Thus far, the motivation on both sides is almost entirely negative. Democrats are not putting forward a positive agenda, but are merely arguing that the Republican Congress has been a rubber stamp for Bush’s various fiascos, which is true. Republicans counter that if the Democrats take over, they’ll have all sorts of left-liberals running committees and passing left-wing legislation. That’s half-true: Some of the potential Democratic chairmen are pretty liberal -- Michigan’s John Conyers Jr. would be likely to chair the House Judiciary Committee, for instance, and Henry A. Waxman of Los Angeles would head the House Government Reform Committee -- but the Republican fear-mongering against the coming liberal “reign of terror” leaves out the fact that Democrats won’t be able to accomplish much without Bush’s signature.
Beneath the scare-mongering, though, there truly are some rather lofty principles at stake, and here is where I should admit that I strongly prefer that the Democrats win. If I had to sum it up in a word, I would say that the key issue in November is accountability.
Bush has put his policies before the American people three times. The first time, in 2000, he got half a million fewer votes than his opponent but won because of poorly designed ballots and voting machines in Florida. The next time, in 2002 (when he framed the elections as a referendum on his presidency), he derived enormous benefit from having been in office when terrorists attacked the United States. The third time, in 2004, he faced a wildly inept opponent in John Kerry (and that’s not just sour grapes; I said so here before the election). Bush has never been a popular president, yet he has been enormously influential both at home and overseas -- in most ways, to the country’s detriment. Unpopularity is one thing, but a defeat at the ballot box is another, and it’s the sort of negative judgment Bush badly deserves.
A second reason that Bush has been unaccountable is Congress itself. A primary role of Congress is to oversee the president through hearings, debates and investigations. Indeed, our entire political system is premised on the idea that the executive and legislative branches will clash. Under Republican control, Congress has utterly abdicated this responsibility. “This Congress doesn’t see itself as an independent branch that might include criticizing an incumbent administration,” said congressional scholar Norman J. Ornstein of the American Enterprise Institute.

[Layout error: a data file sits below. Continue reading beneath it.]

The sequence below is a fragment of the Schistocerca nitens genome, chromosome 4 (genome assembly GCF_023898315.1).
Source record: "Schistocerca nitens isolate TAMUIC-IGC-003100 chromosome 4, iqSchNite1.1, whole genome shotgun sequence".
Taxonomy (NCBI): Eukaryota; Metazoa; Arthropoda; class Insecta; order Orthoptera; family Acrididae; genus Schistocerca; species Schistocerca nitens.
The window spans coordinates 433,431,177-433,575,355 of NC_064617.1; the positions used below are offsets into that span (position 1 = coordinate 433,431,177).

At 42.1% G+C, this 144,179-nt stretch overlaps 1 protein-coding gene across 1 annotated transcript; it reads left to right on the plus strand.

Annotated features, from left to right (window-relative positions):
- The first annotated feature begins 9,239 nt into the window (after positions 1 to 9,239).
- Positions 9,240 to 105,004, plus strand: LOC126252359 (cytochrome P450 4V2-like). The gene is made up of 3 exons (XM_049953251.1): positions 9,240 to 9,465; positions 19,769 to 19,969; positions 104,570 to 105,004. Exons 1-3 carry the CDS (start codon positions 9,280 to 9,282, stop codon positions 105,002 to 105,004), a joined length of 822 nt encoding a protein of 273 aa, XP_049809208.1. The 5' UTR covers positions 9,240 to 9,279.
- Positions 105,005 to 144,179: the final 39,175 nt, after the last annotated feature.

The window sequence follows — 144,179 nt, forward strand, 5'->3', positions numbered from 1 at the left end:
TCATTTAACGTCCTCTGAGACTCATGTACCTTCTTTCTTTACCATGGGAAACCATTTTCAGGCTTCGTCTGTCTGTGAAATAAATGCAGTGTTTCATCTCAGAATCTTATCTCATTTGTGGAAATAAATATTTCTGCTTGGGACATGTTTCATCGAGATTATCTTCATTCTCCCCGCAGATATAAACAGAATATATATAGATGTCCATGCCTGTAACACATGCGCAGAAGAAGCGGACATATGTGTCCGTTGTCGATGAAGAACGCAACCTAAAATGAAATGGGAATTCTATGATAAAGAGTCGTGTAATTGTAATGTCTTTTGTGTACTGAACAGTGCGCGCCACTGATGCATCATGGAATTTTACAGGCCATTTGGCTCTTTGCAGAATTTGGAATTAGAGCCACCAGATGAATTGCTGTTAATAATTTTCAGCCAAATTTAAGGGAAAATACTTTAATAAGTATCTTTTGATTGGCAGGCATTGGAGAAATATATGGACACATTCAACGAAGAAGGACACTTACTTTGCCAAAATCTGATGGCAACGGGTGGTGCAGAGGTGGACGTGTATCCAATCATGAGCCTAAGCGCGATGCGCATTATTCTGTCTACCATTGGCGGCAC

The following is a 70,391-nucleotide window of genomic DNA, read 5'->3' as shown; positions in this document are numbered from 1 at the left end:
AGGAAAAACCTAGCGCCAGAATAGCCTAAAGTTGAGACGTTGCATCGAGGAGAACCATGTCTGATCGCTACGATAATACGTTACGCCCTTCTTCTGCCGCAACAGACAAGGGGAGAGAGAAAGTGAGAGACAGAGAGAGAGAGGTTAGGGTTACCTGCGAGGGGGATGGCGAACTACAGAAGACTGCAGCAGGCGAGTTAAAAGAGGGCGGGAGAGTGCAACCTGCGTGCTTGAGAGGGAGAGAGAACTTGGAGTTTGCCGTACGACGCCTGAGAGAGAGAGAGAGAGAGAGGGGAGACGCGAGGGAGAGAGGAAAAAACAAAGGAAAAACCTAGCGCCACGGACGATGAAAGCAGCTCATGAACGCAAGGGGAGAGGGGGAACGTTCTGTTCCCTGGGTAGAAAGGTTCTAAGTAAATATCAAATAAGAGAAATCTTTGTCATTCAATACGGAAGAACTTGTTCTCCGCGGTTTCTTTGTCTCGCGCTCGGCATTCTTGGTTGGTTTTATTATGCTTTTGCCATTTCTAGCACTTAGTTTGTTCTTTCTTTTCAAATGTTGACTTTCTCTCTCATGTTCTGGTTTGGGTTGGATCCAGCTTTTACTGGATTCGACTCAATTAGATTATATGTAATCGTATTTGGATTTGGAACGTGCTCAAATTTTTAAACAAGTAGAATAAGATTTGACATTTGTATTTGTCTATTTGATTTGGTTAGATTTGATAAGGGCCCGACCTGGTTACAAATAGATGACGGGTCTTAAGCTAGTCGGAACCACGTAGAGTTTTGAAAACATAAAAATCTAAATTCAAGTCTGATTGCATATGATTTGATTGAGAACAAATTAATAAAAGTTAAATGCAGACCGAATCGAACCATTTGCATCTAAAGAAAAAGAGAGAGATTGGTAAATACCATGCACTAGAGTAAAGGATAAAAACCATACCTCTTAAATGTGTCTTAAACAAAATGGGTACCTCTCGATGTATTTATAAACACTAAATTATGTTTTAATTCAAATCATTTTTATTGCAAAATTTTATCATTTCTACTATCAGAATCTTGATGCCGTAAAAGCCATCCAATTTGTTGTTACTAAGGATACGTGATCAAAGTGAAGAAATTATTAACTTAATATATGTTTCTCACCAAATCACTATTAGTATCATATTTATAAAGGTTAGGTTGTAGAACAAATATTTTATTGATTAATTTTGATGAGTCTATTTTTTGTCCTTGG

It hasn’t always been this way. In 1993-94, when both houses of Congress and the presidency were controlled by the Democrats, the House Government Operations Committee held 135 oversight or investigative hearings. In 2004-2005, under unified Republican government, the panel (renamed the Government Reform Committee) held just 37.
That’s just one measure of the degree to which this Republican Congress has simply rolled over for the president. Partisan discipline has trumped everything, and the whole notion of checks and balances has fallen by the wayside.
Democrats are probably far too giddy about what they can accomplish if they win in November. They aren’t going to be able to stop the war in Iraq, and they won’t banish pork-barreling or back-scratching. But that’s OK. Woodrow Wilson didn’t make the world safe for democracy, but he did manage to keep a pretty noxious regime from dominating a continent.